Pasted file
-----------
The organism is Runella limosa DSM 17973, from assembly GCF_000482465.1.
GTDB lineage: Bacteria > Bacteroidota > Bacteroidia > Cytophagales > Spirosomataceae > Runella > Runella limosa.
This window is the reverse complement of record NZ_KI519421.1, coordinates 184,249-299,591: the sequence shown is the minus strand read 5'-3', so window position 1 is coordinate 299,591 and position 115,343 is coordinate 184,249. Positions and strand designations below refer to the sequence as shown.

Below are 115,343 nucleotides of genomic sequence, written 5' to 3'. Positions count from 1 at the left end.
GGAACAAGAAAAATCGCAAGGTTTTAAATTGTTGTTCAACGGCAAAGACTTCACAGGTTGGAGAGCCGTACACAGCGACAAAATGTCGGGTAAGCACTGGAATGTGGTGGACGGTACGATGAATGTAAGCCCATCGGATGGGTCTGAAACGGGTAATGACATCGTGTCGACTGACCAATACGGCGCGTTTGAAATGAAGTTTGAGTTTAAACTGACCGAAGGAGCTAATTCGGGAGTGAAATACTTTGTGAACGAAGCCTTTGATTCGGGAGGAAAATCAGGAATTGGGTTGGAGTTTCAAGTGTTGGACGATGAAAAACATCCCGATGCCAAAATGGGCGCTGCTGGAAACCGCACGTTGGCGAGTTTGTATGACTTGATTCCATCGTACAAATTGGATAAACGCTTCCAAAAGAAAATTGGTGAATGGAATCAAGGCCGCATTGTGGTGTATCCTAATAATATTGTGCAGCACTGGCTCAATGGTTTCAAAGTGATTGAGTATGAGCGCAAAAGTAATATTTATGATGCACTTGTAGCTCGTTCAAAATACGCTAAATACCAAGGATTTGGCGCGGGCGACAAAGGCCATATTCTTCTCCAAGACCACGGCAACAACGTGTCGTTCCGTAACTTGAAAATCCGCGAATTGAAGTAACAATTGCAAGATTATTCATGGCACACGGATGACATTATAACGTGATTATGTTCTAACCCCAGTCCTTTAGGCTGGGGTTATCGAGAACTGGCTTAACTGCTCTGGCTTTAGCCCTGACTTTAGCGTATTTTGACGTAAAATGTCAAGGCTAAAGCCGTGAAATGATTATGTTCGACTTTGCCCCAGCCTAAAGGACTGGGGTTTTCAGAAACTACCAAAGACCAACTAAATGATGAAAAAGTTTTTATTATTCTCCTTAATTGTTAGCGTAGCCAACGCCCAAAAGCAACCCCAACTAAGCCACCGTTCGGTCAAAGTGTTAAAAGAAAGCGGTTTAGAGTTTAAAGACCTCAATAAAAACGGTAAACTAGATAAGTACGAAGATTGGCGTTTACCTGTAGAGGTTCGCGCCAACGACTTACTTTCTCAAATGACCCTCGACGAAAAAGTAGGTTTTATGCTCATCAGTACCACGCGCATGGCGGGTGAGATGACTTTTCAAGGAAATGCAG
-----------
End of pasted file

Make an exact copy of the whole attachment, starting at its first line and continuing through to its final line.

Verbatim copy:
The organism is Runella limosa DSM 17973, from assembly GCF_000482465.1.
GTDB lineage: Bacteria > Bacteroidota > Bacteroidia > Cytophagales > Spirosomataceae > Runella > Runella limosa.
This window is the reverse complement of record NZ_KI519421.1, coordinates 184,249-299,591: the sequence shown is the minus strand read 5'-3', so window position 1 is coordinate 299,591 and position 115,343 is coordinate 184,249. Positions and strand designations below refer to the sequence as shown.

Below are 115,343 nucleotides of genomic sequence, written 5' to 3'. Positions count from 1 at the left end.
GGAACAAGAAAAATCGCAAGGTTTTAAATTGTTGTTCAACGGCAAAGACTTCACAGGTTGGAGAGCCGTACACAGCGACAAAATGTCGGGTAAGCACTGGAATGTGGTGGACGGTACGATGAATGTAAGCCCATCGGATGGGTCTGAAACGGGTAATGACATCGTGTCGACTGACCAATACGGCGCGTTTGAAATGAAGTTTGAGTTTAAACTGACCGAAGGAGCTAATTCGGGAGTGAAATACTTTGTGAACGAAGCCTTTGATTCGGGAGGAAAATCAGGAATTGGGTTGGAGTTTCAAGTGTTGGACGATGAAAAACATCCCGATGCCAAAATGGGCGCTGCTGGAAACCGCACGTTGGCGAGTTTGTATGACTTGATTCCATCGTACAAATTGGATAAACGCTTCCAAAAGAAAATTGGTGAATGGAATCAAGGCCGCATTGTGGTGTATCCTAATAATATTGTGCAGCACTGGCTCAATGGTTTCAAAGTGATTGAGTATGAGCGCAAAAGTAATATTTATGATGCACTTGTAGCTCGTTCAAAATACGCTAAATACCAAGGATTTGGCGCGGGCGACAAAGGCCATATTCTTCTCCAAGACCACGGCAACAACGTGTCGTTCCGTAACTTGAAAATCCGCGAATTGAAGTAACAATTGCAAGATTATTCATGGCACACGGATGACATTATAACGTGATTATGTTCTAACCCCAGTCCTTTAGGCTGGGGTTATCGAGAACTGGCTTAACTGCTCTGGCTTTAGCCCTGACTTTAGCGTATTTTGACGTAAAATGTCAAGGCTAAAGCCGTGAAATGATTATGTTCGACTTTGCCCCAGCCTAAAGGACTGGGGTTTTCAGAAACTACCAAAGACCAACTAAATGATGAAAAAGTTTTTATTATTCTCCTTAATTGTTAGCGTAGCCAACGCCCAAAAGCAACCCCAACTAAGCCACCGTTCGGTCAAAGTGTTAAAAGAAAGCGGTTTAGAGTTTAAAGACCTCAATAAAAACGGTAAACTAGATAAGTACGAAGATTGGCGTTTACCTGTAGAGGTTCGCGCCAACGACTTACTTTCTCAAATGACCCTCGACGAAAAAGTAGGTTTTATGCTCATCAGTACCACGCGCATGGCGGGTGAGATGACTTTTCAAGGAAATGCAG